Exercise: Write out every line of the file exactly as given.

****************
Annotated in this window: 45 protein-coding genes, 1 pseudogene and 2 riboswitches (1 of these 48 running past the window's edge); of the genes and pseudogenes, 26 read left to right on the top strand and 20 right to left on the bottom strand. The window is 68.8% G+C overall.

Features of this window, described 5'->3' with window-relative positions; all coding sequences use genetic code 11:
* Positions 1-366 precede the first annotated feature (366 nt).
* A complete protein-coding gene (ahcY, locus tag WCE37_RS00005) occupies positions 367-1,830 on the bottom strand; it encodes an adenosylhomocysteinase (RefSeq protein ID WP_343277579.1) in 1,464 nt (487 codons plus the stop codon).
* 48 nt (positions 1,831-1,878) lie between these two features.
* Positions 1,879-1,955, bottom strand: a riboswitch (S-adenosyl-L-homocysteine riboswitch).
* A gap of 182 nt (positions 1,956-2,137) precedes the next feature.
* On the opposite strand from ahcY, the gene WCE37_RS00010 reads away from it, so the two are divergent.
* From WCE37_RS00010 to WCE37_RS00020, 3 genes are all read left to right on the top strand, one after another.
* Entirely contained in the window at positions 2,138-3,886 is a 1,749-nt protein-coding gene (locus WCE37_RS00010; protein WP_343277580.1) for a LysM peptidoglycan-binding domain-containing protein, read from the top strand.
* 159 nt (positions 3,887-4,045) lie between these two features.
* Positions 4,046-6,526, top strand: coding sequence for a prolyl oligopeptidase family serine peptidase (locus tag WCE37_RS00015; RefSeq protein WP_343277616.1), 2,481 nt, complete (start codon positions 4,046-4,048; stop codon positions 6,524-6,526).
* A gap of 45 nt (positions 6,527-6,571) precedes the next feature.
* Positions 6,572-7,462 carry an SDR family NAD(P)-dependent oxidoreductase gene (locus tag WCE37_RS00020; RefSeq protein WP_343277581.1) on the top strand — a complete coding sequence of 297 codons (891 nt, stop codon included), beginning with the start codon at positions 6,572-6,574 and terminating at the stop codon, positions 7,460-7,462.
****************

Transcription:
Annotated in this window: 45 protein-coding genes, 1 pseudogene and 2 riboswitches (1 of these 48 running past the window's edge); of the genes and pseudogenes, 26 read left to right on the top strand and 20 right to left on the bottom strand. The window is 68.8% G+C overall.

Features of this window, described 5'->3' with window-relative positions; all coding sequences use genetic code 11:
* Positions 1-366 precede the first annotated feature (366 nt).
* A complete protein-coding gene (ahcY, locus tag WCE37_RS00005) occupies positions 367-1,830 on the bottom strand; it encodes an adenosylhomocysteinase (RefSeq protein ID WP_343277579.1) in 1,464 nt (487 codons plus the stop codon).
* 48 nt (positions 1,831-1,878) lie between these two features.
* Positions 1,879-1,955, bottom strand: a riboswitch (S-adenosyl-L-homocysteine riboswitch).
* A gap of 182 nt (positions 1,956-2,137) precedes the next feature.
* On the opposite strand from ahcY, the gene WCE37_RS00010 reads away from it, so the two are divergent.
* From WCE37_RS00010 to WCE37_RS00020, 3 genes are all read left to right on the top strand, one after another.
* Entirely contained in the window at positions 2,138-3,886 is a 1,749-nt protein-coding gene (locus WCE37_RS00010; protein WP_343277580.1) for a LysM peptidoglycan-binding domain-containing protein, read from the top strand.
* 159 nt (positions 3,887-4,045) lie between these two features.
* Positions 4,046-6,526, top strand: coding sequence for a prolyl oligopeptidase family serine peptidase (locus tag WCE37_RS00015; RefSeq protein WP_343277616.1), 2,481 nt, complete (start codon positions 4,046-4,048; stop codon positions 6,524-6,526).
* A gap of 45 nt (positions 6,527-6,571) precedes the next feature.
* Positions 6,572-7,462 carry an SDR family NAD(P)-dependent oxidoreductase gene (locus tag WCE37_RS00020; RefSeq protein WP_343277581.1) on the top strand — a complete coding sequence of 297 codons (891 nt, stop codon included), beginning with the start codon at positions 6,572-6,574 and terminating at the stop codon, positions 7,460-7,462.